On 1 November 2018, the Medicare Benefits Schedule (MBS) Item Codes, Definitions and Criteria for Plastic Surgery are changing.
Medicare changes may affect your rebate eligibility for skin reduction surgery after weight loss or Bariatric Surgery: including Brachioplasty, Abdominoplasty or Belt Lipectomy. Revision Rhinoplasty patients may also be impacted.
A few years ago, the government made changes to the MBS in relation to post-pregnancy Abdominoplasty. It was no longer covered by an MBS item code although post-weight loss skin reduction NOT related to pregnancy, and for patients meeting strict criteria about body mass changes and skin reduction needs, remained on the MBS.
Shortly other MBS item codes for plastic surgery after weight loss or pregnancy are changing (it can happen every year due to Government Budget announcements and Task Force Reviews).
If you have plastic surgery planned for AFTER the date of these new changes, and you have previously been eligible for an MBS item number and private health fund coverage for your elective, corrective or reconstructive Plastic Surgery procedure, these NEW DEFINITIONS to the MBS COULD impact your rebate eligibility, your hospital insurance coverage and ultimately – your out of pocket surgery costs.
Medically Indicated Plastic Surgery and MBS rebate changes
- Cosmetic surgery patients will NOT be impacted by these MBS changes.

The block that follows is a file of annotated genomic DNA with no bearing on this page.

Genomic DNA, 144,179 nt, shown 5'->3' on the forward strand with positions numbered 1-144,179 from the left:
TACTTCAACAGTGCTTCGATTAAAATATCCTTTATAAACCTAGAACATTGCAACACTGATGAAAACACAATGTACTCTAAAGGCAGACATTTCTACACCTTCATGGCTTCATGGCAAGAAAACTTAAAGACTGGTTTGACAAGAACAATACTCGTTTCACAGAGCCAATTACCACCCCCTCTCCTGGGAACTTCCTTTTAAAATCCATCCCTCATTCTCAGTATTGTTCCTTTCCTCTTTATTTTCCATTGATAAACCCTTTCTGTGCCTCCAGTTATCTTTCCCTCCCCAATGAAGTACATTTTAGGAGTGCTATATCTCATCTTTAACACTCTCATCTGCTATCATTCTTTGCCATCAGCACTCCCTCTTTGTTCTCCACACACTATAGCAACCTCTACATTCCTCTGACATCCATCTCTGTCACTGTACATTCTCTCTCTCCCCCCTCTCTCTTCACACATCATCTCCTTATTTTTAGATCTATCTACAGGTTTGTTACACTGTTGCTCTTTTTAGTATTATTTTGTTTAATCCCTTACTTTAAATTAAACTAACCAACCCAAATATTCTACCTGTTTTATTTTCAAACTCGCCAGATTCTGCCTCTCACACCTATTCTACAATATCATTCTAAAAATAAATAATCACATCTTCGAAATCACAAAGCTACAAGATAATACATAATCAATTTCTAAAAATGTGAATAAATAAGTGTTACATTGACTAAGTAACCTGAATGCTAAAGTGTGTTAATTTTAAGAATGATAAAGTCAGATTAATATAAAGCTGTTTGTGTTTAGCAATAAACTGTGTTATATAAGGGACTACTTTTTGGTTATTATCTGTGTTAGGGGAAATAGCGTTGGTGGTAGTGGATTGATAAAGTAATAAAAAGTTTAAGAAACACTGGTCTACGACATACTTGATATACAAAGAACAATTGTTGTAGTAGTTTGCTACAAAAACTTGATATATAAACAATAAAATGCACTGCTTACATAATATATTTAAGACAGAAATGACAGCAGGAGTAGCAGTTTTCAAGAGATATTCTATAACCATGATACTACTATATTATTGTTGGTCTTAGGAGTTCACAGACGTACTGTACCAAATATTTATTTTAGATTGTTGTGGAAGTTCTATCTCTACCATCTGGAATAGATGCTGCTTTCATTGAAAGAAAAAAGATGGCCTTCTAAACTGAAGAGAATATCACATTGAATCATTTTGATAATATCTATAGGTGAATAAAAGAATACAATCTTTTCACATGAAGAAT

- That’s because cosmetic surgery is NOT covered by Medicare.
- Nor is most Cosmetic Plastic Surgery covered by private Health Insurance Companies such as BUPA, AIH, Australian Unity, NIB and other recognised Australian health funds.
- However, some Plastic Surgery procedures are corrective or restorative in nature, such as skin reduction after Bariatric Surgery or lifestyle changes resulting in significant skin folds after attaining weight loss.
- These usually have an MBS item code and often have some hospital coverage DEPENDING on your HEALTH INSURANCE PLAN.
Many surgeries performed by Plastic Surgeons are medically indicated CORRECTIVE and RECONSTRUCTIVE Plastic Surgery.
They may have some aesthetic benefits, but they are performed for reconstructive purposes, such as to restore natural contours or reduce skin infections, back pain and neck pain caused by excess skin folds or redundant heavy tissue weight.
- Specialist Plastic Surgeons usually perform both COSMETIC and/or CORRECTIVE/RECONSTRUCTIVE Plastic Surgery.
- A Cosmetic procedure might be liposuction of the thighs, a face lift or a breast augmentation.
- A Corrective Plastic Surgery procedure might be skin reduction of excess skin folds post-obesity (arms, stomach, thighs), breast reduction to reduce back pain/neck pain and shoulder pain, corrective Rhinoplasty/Septoplasty, Eyelid Surgery for severe ptosis, Breast Lift for ptosis after pregnancy or weight loss, and other similar procedures.
These MBS items may be changing on 1 November 2018 – if you were previously covered, you may no longer be eligible.
Note that your Private HEALTH FUND policy such as BUPA, AIH and Australian Unity is also likely to change over the next few months or years.